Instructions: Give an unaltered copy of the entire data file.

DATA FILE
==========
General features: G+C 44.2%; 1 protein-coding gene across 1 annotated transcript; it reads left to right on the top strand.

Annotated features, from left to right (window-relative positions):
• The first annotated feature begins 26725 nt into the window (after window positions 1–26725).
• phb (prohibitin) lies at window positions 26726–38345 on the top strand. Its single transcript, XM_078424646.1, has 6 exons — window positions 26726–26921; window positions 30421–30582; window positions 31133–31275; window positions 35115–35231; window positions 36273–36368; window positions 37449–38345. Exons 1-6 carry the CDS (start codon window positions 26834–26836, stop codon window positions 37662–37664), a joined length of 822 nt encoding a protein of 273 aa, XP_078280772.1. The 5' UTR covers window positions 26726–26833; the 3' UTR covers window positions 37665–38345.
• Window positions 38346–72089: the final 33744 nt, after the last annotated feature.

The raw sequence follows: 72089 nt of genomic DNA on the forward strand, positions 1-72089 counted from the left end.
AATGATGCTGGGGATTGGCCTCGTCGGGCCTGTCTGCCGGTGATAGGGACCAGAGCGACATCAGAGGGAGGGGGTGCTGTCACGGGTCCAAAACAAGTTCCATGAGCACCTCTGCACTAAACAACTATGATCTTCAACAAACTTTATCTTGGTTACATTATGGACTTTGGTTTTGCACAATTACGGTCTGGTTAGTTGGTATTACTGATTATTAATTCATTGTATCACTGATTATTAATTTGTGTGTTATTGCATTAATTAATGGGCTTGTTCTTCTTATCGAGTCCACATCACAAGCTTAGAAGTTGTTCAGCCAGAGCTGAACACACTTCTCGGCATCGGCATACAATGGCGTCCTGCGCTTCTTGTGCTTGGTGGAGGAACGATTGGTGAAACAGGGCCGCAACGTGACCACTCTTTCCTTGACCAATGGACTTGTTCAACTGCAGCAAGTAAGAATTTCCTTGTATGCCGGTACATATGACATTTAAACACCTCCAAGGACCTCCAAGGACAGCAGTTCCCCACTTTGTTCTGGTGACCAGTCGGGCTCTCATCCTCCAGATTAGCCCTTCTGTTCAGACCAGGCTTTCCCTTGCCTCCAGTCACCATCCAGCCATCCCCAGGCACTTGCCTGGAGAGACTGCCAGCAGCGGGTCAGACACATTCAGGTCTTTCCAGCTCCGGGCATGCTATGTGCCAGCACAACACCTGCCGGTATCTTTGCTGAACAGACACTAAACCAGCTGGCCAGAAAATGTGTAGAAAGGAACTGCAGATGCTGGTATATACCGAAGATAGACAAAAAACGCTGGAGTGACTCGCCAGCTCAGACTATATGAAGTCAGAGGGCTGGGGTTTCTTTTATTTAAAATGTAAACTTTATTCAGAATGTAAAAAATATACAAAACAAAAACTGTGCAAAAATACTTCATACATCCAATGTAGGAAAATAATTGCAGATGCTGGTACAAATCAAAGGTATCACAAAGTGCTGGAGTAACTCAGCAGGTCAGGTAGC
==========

General features: G+C 44.2%; 1 protein-coding gene across 1 annotated transcript; it reads left to right on the top strand.

Annotated features, from left to right (window-relative positions):
• The first annotated feature begins 26725 nt into the window (after window positions 1–26725).
• phb (prohibitin) lies at window positions 26726–38345 on the top strand. Its single transcript, XM_078424646.1, has 6 exons — window positions 26726–26921; window positions 30421–30582; window positions 31133–31275; window positions 35115–35231; window positions 36273–36368; window positions 37449–38345. Exons 1-6 carry the CDS (start codon window positions 26834–26836, stop codon window positions 37662–37664), a joined length of 822 nt encoding a protein of 273 aa, XP_078280772.1. The 5' UTR covers window positions 26726–26833; the 3' UTR covers window positions 37665–38345.
• Window positions 38346–72089: the final 33744 nt, after the last annotated feature.

The raw sequence follows: 72089 nt of genomic DNA on the forward strand, positions 1-72089 counted from the left end.
AATGATGCTGGGGATTGGCCTCGTCGGGCCTGTCTGCCGGTGATAGGGACCAGAGCGACATCAGAGGGAGGGGGTGCTGTCACGGGTCCAAAACAAGTTCCATGAGCACCTCTGCACTAAACAACTATGATCTTCAACAAACTTTATCTTGGTTACATTATGGACTTTGGTTTTGCACAATTACGGTCTGGTTAGTTGGTATTACTGATTATTAATTCATTGTATCACTGATTATTAATTTGTGTGTTATTGCATTAATTAATGGGCTTGTTCTTCTTATCGAGTCCACATCACAAGCTTAGAAGTTGTTCAGCCAGAGCTGAACACACTTCTCGGCATCGGCATACAATGGCGTCCTGCGCTTCTTGTGCTTGGTGGAGGAACGATTGGTGAAACAGGGCCGCAACGTGACCACTCTTTCCTTGACCAATGGACTTGTTCAACTGCAGCAAGTAAGAATTTCCTTGTATGCCGGTACATATGACATTTAAACACCTCCAAGGACCTCCAAGGACAGCAGTTCCCCACTTTGTTCTGGTGACCAGTCGGGCTCTCATCCTCCAGATTAGCCCTTCTGTTCAGACCAGGCTTTCCCTTGCCTCCAGTCACCATCCAGCCATCCCCAGGCACTTGCCTGGAGAGACTGCCAGCAGCGGGTCAGACACATTCAGGTCTTTCCAGCTCCGGGCATGCTATGTGCCAGCACAACACCTGCCGGTATCTTTGCTGAACAGACACTAAACCAGCTGGCCAGAAAATGTGTAGAAAGGAACTGCAGATGCTGGTATATACCGAAGATAGACAAAAAACGCTGGAGTGACTCGCCAGCTCAGACTATATGAAGTCAGAGGGCTGGGGTTTCTTTTATTTAAAATGTAAACTTTATTCAGAATGTAAAAAATATACAAAACAAAAACTGTGCAAAAATACTTCATACATCCAATGTAGGAAAATAATTGCAGATGCTGGTACAAATCAAAGGTATCACAAAGTGCTGGAGTAACTCAGCAGGTCAGGTAGC